Category: Business Advice

  • 3 Tips For Optimising Your WordPress Website

    Optimising Your WordPress Website

    With the immense amount of resources at your fingertips, creating an attractive WordPress website that looks great has never been easier. However, building a website that’s search engine and user friendly is about more than just looks. If your site doesn’t function right, then people won’t hang around and you’ll develop a poor reputation in the web space.

    Luckily for you, there’s a few small things that you can do behind the scenes to improve the performance of your website dramatically. The three tips listed below will help you speed up your website, improve the user experience and ultimately, will help you achieve a lower bounce rate and a higher visitor retention rate.

    1. Make Sure You Use A Good Hosting Provider!

    If you’re running on a tight budget and trying to create a website that doesn’t cost a fortune, then it can be tempting to try and save as much money on hosting as you can. I mean, there’s even a few free WordPress hosting providers out there, so you may as well use them, right?

    Wrong!

    Don’t fall into the trap of using a cheap or free hosting provider who doesn’t allocate enough resources to your website and who doesn’t guarantee at least 99.9% uptime. Using a good hosting provider will improve your page load times, will make sure that your website is always accessible and will help improve your reputation in the competitive digital space.

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  • Learn Good Design From Bad Design

    Web Design

    We had to wrinkle our nose at this post on 6 famous web design atrocities. It may be more about which re-designs caused the most backlash – draw your own conclusions – but the overall sites seem to be doing fine regardless.

    Gawker – Wait, what changed? We barely noticed.
    TechCrunch – Look, any guru worshiped by his own personal cult can’t be said to fail at anything.
    StumbleUpon – Guilty as charged, but Stumble has been concentrated on shooting themselves in the foot since they grew beyond being a Firefox plugin. Whatever they do to their site doesn’t matter now.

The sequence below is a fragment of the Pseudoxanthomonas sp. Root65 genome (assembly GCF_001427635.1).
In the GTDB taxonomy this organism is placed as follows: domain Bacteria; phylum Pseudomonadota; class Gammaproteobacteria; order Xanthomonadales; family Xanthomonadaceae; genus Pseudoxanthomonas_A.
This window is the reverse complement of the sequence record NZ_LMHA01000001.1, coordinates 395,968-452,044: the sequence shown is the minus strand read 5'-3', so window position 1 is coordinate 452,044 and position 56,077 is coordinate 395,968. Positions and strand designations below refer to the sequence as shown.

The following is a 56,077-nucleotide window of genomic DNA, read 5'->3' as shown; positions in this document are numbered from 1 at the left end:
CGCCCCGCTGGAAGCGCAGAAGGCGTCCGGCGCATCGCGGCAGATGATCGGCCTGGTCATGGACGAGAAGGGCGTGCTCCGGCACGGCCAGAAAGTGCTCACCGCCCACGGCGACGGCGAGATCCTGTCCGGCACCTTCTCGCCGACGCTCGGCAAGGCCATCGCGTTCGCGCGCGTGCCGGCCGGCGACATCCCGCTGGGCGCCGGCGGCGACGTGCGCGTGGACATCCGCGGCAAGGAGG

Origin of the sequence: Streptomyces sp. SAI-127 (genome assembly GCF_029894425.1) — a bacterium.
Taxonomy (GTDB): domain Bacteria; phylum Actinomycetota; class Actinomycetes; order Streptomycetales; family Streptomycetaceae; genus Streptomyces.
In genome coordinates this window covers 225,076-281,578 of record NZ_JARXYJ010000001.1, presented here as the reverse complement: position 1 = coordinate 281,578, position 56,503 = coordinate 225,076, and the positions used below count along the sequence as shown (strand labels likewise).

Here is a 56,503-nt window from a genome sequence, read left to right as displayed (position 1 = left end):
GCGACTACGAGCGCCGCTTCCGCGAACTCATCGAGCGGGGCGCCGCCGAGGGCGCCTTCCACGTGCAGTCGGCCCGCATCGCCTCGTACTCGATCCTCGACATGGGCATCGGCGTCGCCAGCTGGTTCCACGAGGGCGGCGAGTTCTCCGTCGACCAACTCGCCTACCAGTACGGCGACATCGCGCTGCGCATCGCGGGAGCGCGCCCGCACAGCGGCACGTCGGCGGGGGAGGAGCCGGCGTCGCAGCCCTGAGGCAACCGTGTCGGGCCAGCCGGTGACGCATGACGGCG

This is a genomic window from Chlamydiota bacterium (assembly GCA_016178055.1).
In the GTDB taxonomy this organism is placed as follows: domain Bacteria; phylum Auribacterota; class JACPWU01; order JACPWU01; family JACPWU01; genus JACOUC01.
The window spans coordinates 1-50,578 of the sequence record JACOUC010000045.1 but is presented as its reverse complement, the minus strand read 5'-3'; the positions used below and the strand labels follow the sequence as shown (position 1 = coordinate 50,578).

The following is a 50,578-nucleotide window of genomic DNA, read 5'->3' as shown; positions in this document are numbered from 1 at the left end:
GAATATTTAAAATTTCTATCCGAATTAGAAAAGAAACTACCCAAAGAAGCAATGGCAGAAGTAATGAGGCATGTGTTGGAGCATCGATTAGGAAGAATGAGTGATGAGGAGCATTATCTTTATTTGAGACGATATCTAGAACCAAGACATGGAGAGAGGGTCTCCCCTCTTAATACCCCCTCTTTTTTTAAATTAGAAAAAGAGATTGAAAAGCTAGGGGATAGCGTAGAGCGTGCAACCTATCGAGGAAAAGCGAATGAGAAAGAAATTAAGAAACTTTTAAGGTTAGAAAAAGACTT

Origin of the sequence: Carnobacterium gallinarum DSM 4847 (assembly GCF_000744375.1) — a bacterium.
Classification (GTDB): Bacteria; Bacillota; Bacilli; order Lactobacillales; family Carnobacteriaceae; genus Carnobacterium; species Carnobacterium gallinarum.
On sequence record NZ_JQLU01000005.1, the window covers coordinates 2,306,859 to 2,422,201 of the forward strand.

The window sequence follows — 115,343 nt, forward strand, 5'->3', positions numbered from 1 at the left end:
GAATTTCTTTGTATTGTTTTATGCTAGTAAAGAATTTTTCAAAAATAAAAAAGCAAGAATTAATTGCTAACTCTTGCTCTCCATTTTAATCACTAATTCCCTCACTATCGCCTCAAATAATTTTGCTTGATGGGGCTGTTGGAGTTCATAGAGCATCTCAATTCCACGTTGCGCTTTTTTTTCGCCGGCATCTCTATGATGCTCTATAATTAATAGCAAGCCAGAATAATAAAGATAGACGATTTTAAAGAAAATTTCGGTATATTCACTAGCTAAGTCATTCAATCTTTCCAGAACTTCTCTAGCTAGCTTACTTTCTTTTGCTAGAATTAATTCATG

Netflix – Again, people still flock there.
    YouTube – Ditto. And again, we barely detect any change since Google bought it.
    Target – Hey, they’re a brick-and-mortar store. Do they even care about web traffic?
    Still, it’s a good guide to what your user base might backlash about. Our take-away: Prioritize function over style.

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  • Helpful Html5 Tutorials On Youtube

    Html5 Tutorials

    Alright, let’s get this HTML5 tutorials guff sorted out. If you website slingers haven’t gotten your mitts dirty on the new generation of browser code, here’s some video tutorials we dug up that are sure to teach a new trick or two:

    HTML5 Tutorial – 21 – Text Shadows, Gradients, and Alpha – Three of the coolest new features in HTML5, no more static images in Photoshop for a simple test effect.
    HTML5 Tutorial – 24 – Making Awesome Rollover Buttons – Another neat HTML5 feature. Rollover buttons give your site a tantalizing bit of interactivity.
    HTML5 Tutorial – 38 – Making Sweet Custom Shapes! – This uses a path drawn on canvas to get any shape you want. Like your company logo, for instance. Canvas uses vector graphics, and isn’t it about time we got these standard in every browser?

    Audio in HTML5 Tutorial – Figuring out audio in web design has always been a major pain; mastering it is a must. Beginner HTML tutorial # 11 – How to create forms in HTML5 – Forms are another essential. Really not too much has changed since the old days anyway.

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  • Microsoft Windows Desktop Is Dead

    Microsoft Windows Desktop

    It’s hard to think of any technology sphere that won’t feel an impact from this, so web design customers may as well know. This Computer World article makes no bones about declaring that Microsoft will no longer be focusing on Windows on the desktop. The declaration comes from Gartner analysts, who cite that the technology paradigm is shifting rapidly away from desktop computing altogether.

    Instead, they’re looking to more of the mobile and pad market, with WinRT and Metro. They’ve also already made a jump to this with their design decisions on Windows 8, such as killing the ‘start’ button. Not since the shift from DOS to Windows has Microsoft undergone such a massive user-interface overhaul.

    What does this mean for website owners? It means that now more than ever, you cannot count on the standard platform of Internet Explorer running on Windows desktops. The desktop market, already fragmented the past few years, is going to experience a huge fragmentation as a plethora of devices are used to navigate the web.

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